Dandra Garth, Garsdale

Dandra Garth, Garsdale, Cumbria: Archaeological Watching Brief

Following the submission of a Listed Building Consent application for alterations to Dandra Garth, Garsdale, Cumbria a condition requiring investigation and recording of the site during the works associated with the alterations was placed on the decision notice. In response to this a project design was produced by Greenlane Archaeology and the onsite work was carried out in three stages over the period February 2015 to March 2019. This followed on from an earlier historic building recording of the property produced in the spring of 2012.

Previous historical investigation into the building has been limited but it is thought to have at least 17th century origins, although it has been suggested as being as early as the 16th century. A number of claims about the building have been made, including that it was the manor house for Garsdale, it was visited by James I, and that there is a tunnel leading from it to Rackenthwaite, although these are generally not supported by documentary evidence. It was certainly connected to the Dawson family from the late 17th century onwards and additional documentary research including the compilation of the map evidence and the census returns.

The first stage of the current work involved a rapid examination of the building and features newly exposed after the removal plaster from the walls, the second stage monitored excavation of service trenches to the north-east side of the property, and the final stage monitored excavation inside three rooms on the ground floor for the installation of insulating material and underfloor heating.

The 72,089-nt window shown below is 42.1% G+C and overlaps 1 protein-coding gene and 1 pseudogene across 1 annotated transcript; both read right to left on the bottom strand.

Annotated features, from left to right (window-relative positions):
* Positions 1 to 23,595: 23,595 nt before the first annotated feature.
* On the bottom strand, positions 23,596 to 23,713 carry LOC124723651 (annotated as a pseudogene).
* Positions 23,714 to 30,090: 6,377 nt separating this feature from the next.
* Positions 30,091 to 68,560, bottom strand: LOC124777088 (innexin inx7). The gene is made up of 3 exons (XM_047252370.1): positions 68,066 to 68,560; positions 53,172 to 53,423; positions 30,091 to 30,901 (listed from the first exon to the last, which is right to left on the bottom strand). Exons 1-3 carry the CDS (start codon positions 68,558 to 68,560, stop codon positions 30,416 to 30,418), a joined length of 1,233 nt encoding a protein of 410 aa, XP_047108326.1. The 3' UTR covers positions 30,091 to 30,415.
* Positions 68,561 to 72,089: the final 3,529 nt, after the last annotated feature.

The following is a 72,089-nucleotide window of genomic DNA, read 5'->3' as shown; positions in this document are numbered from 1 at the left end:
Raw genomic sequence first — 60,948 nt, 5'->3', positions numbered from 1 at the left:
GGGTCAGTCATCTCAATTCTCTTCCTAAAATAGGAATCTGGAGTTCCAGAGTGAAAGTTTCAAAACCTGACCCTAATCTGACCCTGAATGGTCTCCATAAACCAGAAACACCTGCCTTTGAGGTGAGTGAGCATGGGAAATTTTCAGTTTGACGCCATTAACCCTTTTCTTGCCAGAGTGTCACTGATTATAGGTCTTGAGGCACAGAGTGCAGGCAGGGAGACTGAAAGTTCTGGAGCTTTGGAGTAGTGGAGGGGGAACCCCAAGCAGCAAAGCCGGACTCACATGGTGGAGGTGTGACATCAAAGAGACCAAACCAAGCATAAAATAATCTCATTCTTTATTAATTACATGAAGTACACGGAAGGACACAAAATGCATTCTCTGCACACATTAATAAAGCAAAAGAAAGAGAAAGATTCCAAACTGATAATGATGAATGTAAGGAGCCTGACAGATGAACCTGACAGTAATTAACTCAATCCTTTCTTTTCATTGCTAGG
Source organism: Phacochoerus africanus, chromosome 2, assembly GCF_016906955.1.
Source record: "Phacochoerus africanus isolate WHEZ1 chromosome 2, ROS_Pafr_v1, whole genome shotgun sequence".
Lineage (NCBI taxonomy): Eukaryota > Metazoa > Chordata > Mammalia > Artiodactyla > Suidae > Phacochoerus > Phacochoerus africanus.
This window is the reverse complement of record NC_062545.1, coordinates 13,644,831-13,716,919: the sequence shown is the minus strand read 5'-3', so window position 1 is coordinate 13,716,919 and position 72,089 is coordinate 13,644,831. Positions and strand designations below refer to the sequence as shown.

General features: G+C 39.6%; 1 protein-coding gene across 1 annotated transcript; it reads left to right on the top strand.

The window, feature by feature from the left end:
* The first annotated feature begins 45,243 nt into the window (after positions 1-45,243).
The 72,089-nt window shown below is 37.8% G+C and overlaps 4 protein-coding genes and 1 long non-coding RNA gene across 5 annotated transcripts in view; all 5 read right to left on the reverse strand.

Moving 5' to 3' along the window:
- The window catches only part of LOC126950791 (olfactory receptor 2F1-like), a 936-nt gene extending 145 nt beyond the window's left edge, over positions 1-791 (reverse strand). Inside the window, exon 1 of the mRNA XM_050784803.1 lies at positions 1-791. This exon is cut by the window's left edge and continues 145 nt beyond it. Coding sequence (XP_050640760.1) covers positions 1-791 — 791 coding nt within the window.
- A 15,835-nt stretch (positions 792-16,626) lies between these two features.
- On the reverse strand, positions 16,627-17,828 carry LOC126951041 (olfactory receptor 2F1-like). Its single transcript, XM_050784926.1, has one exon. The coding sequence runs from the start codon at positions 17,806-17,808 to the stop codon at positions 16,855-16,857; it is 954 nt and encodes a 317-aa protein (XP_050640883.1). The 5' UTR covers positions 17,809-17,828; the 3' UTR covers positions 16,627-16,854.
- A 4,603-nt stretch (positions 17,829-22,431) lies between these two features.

Physical evidence from the house, exposed after the plaster had been removed, led to a reappraisal of the provisional phasing put forward in the earlier historic building recording (2012), suggesting, contrary to it, that the rear (north-west) extension was actually later than the main part of the house rather than earlier. The physical evidence shows that the extension is clearly butting against south-east block. In addition various alcoves and blocked features were also recorded, some of which further support this reinterpretation.

Excavation of the service trenches revealed the depth of the base of the south-east elevation and a stony deposit containing 17th and 18th century finds, which may relate to a phase of rebuilding at the site, perhaps the raising of the walls revealed in the previous building recording. Excavation below the flag floors on the ground floor found no features of archaeological interest, only deposits of stony silt but large quantities of finds of later post-medieval date were recovered, including large quantities of broken glass. This may have been deliberately placed beneath the flags in order to deter burrowing vermin.

The full report will be made available on the Archaeology Data Service website.